Heritage has adopted a formal approach to marketing these and other important products that is based on fundamentally sound principles adapted from the for-profit sector. This approach has proven to be effective because it is a customer-focused team effort with clearly defined responsibilities, timetables and deliverables. Your organization, large or small, can easily adopt this approach and make it work for you.
Here is how it works.
Organizing the Team
At Heritage, marketing is a team effort. We all share in the task of identifying the needs of our customers and then helping to satisfy them. But this takes leadership, organization and planning.
Leadership is provided by a program manager, generally the person responsible for developing the product that is being promoted. That individual is most likely to have the clearest, most complete understanding of the product being offered and the customers who will benefit from it.
The program manager, working with the marketing director, organizes a team of responsible individuals from relevant departments within Heritage to develop a marketing plan for promoting the product. The marketing plan is a very simple yet powerful document that ensures all parties are on the same page. A marketing plan should answer these questions:
● Who are the key or target customer groups for this product (e.g., legislative staffers, Members of Congress, journalists, donors, general public)?
● Which individuals within our organization are responsible for dealing with each of these customer groups?
● How should we position the product in the eyes of these customers relative to similar products that might be available from other organizations? A traditional positioning statement that explains in no more than three short sentences what the product offers, how it is better and different than competing products, and who will benefit from using it is indispensable in coordinating all product communications and promotional materials.
● What are the action plan and timetable for promoting the product to each customers?
Once the plan has been agreed to by all members of the team, the program manager leads implementation by coordinating the marketing actions of all the individuals responsible for reaching out to targeted customer groups. Periodic follow-up meetings and discussions are extremely useful in monitoring progress, resolving issues, identifying new opportunities, ensuring accountability and bringing the marketing plan to completion.
Focusing on the Customer
Professor Kotler also points out that one of the simplest definitions of marketing is “finding customer needs and then filling them.” To the extent that our products are developed with specific target customers and their needs in mind, the program manager and team members should be able to identify quite clearly those customers to whom the product must be distributed. This is called “targeting.”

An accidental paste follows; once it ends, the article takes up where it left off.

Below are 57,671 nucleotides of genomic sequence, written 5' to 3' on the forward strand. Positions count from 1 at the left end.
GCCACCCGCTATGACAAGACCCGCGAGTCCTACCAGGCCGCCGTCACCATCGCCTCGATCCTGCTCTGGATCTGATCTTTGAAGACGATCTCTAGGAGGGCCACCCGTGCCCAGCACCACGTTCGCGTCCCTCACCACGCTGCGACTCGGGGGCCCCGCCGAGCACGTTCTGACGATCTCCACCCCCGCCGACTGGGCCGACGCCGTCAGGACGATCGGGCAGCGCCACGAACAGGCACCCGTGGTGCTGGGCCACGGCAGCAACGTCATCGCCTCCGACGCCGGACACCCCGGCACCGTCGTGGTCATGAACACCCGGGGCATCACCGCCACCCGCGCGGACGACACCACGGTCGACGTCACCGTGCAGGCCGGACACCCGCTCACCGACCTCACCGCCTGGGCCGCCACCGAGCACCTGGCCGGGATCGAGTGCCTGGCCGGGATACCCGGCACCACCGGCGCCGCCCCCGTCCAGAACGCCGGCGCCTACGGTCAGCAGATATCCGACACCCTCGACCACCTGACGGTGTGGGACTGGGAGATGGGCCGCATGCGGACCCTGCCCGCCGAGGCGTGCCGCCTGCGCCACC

The value of “targeting” lies in being able to tailor promotional messages, events and distribution methods in ways that most closely meet the various needs and expectations of customers. That generally results in maximum exposure of the product to targeted customers, hopefully leading to increased product awareness, usage, and desired changes in behavior. This kind of marketing represents a “rifle-shot” approach to reaching customers—rather than the often less productive “shotgun” approach.
Let Marketing Work for You
This is all that needs to be done to create and implement a product marketing plan:
- Appoint a program manager—someone close to the product and customers.
- Identify which customer groups will be approached.
- Identify and enlist everyone who will lead outreach to a customer group.
- Brainstorm and agree on specific actions to promote the product to each group.
- Agree on a planned sequence of events and dates for completing actions.
- Assign responsibility for each action.
- Regularly follow up to assess progress, adjust the plan and resolve issues.
- Measure success: did the desired behavior changes occur (e.g., adoption of a policy proposal, etc.)?
And, the plan benefits both customers and the organization.
Customers can benefit from:
- Access to products they need, when, where, and how they need them.
- Reduced “transaction costs” in the customer time and effort required to access products.
- Improved knowledge and job performance.
The organization can benefit from:
- Enhanced customer focus and understanding.
- Improved organizational coordination and teamwork.
- More effective product placement with improved customer usage.
- Greater long-term customer loyalty to the organization and its products and services.
- Increased likelihood of achieving desired change in customer behavior.
With marketing plans, a small investment of time can go a long way toward creating successful products.
John Sieg is Director of Marketing at The Heritage Foundation.